Thailand’s borders won’t fully reopen to international tourists until a vaccine is widely available to the public, according to Tourism Council of Thailand president Chairat Trirattanajarasporn. For the time being, only tourists on select charter flights with a 90 day Special Tourist Visa can enter the country.

“It’s good for the country to reopen even if it’s just for trial … Once we’ve tested our reopening plan for a month, we can assess how to go forward and allow more visitors to come in.”

The new Special Tourist Visa is an effort intended to help revive Thailand’s tourism industry which has been crippled by the coronavirus pandemic. According to Bloomberg, the sector makes but about a fifth of the nation’s economy. Last year, the tourism industry generated 1.9 trillion baht with about 40 million foreign visitors. With travel restrictions in place to control the spread of the coronavirus, Chairat predicts tourism revenue will drop 82.6% to 336.5 billion baht by the end of the year.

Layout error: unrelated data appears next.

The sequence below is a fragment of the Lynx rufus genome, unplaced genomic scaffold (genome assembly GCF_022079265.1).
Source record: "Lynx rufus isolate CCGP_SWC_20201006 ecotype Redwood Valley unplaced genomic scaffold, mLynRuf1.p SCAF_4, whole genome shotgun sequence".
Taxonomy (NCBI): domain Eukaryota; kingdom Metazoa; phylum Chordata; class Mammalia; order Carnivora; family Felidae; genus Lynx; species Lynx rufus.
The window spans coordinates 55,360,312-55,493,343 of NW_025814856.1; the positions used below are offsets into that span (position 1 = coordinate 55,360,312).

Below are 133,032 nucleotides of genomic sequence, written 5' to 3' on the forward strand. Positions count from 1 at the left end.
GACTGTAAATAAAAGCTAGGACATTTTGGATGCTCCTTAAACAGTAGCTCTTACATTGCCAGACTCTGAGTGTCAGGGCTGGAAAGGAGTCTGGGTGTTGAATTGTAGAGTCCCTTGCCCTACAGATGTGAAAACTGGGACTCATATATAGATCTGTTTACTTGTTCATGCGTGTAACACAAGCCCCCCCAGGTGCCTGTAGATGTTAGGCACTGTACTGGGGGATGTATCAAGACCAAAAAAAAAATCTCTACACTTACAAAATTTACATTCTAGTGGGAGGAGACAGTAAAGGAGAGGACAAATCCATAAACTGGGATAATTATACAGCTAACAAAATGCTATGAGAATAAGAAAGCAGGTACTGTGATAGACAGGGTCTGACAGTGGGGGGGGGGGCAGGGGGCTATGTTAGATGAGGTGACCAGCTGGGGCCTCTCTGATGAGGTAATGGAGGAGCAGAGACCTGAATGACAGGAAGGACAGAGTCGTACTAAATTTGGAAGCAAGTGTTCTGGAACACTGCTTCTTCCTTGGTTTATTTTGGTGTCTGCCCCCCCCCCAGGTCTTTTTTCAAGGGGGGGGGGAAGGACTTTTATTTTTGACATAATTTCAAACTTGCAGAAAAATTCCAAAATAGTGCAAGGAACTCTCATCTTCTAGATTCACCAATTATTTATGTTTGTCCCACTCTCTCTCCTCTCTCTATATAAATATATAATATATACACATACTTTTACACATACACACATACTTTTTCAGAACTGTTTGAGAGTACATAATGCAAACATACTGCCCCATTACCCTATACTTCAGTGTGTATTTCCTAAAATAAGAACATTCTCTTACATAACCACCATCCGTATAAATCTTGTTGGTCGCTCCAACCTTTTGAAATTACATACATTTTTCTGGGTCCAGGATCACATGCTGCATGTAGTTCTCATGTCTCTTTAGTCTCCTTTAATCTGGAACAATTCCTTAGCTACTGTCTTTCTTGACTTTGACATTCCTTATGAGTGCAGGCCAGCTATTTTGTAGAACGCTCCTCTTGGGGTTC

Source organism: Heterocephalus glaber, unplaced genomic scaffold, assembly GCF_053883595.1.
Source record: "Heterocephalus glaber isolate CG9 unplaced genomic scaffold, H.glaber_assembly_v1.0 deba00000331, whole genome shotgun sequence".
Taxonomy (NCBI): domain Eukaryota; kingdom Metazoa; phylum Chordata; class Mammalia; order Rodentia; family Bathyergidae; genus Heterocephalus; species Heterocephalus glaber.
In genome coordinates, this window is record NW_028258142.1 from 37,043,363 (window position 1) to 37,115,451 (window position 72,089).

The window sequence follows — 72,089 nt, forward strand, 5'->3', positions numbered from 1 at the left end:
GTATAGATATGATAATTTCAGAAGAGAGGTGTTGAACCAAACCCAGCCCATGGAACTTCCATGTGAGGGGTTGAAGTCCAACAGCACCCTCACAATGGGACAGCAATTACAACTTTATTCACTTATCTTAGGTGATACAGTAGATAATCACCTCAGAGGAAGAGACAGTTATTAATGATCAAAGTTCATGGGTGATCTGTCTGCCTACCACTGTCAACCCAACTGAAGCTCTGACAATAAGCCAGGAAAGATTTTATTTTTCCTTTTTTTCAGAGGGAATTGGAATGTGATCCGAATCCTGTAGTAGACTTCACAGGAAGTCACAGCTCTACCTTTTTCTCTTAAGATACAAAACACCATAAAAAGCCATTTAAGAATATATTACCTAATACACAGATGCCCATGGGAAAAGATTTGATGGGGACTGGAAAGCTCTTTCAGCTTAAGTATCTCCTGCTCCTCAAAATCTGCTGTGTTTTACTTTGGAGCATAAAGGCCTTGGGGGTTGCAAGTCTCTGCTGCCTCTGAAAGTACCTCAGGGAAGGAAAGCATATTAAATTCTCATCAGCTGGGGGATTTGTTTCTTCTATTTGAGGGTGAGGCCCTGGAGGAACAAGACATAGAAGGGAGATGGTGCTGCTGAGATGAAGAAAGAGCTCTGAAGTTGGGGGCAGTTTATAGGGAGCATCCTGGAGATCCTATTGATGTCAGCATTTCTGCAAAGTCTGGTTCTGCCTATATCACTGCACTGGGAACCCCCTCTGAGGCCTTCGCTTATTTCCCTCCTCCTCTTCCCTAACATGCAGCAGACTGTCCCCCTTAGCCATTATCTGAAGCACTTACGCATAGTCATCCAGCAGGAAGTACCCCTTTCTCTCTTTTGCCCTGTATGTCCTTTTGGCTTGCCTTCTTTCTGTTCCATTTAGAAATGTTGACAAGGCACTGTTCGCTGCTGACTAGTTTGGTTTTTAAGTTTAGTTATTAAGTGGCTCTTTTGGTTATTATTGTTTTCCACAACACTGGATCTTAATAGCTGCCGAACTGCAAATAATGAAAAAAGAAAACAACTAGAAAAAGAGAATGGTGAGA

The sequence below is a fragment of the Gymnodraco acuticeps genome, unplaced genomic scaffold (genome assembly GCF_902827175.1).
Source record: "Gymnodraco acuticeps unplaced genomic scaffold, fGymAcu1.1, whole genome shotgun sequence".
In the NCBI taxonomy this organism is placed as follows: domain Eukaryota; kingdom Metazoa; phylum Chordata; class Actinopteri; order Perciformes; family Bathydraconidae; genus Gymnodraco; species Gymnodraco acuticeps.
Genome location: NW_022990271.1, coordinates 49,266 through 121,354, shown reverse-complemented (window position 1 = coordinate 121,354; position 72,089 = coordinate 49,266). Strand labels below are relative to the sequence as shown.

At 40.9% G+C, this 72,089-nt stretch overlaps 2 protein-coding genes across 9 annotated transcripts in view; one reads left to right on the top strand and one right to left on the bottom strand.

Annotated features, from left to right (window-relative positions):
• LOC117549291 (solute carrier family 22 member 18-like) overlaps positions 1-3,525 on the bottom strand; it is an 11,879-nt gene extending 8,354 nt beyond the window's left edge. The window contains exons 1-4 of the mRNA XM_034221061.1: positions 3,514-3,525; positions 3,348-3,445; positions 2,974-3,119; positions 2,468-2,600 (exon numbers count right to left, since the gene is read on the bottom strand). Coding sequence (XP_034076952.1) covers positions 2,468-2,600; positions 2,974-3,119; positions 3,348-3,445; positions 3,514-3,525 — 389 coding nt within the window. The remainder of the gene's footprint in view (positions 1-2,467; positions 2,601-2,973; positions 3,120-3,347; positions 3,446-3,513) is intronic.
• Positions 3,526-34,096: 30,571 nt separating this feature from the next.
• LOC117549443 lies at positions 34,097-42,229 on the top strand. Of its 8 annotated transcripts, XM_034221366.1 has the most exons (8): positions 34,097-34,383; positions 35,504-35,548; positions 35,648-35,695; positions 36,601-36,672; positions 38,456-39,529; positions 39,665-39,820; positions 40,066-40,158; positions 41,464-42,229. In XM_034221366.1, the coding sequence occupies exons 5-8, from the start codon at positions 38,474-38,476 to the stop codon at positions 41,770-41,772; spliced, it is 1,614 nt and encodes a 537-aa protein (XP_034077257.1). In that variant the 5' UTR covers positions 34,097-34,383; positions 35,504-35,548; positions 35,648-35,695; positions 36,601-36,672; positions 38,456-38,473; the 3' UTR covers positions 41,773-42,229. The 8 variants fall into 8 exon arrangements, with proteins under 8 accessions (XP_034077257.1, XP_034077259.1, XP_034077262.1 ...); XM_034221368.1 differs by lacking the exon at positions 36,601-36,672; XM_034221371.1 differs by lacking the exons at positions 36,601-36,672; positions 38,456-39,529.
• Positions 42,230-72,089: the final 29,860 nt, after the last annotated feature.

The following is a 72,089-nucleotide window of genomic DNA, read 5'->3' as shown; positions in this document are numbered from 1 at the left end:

“Businesses that rely on foreign tourists, especially in Phuket, Samui, Pattaya and Chiang Mai, will continue to close in the coming months because there would only be a small group of people coming in after the reopening.”

SOURCE: Bloomberg

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Thailand News Today | Phuket re-opens, TripAdvisor review saga, Samut Prakhan chem spill | Sept 30

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Thailand News Today | Phuket re-opens, TripAdvisor review saga, Samut Prakhan chem spill | Sept 30 | The Thaiger

Daily TV news about Thailand. Updates and all the latest information from thethaiger.com.

Phuket prepares to welcome first Chinese tourists in over 6 months

The first group of tourists to arrive under Thailand’s new Special Tourist Visa scheme will land in Phuket on October 8.

The flight from Guangzhou in southern China will carry 120 tourists, who will spend their first 14 days in alternative state quarantine. They are reported to be travelling under the government’s new STV.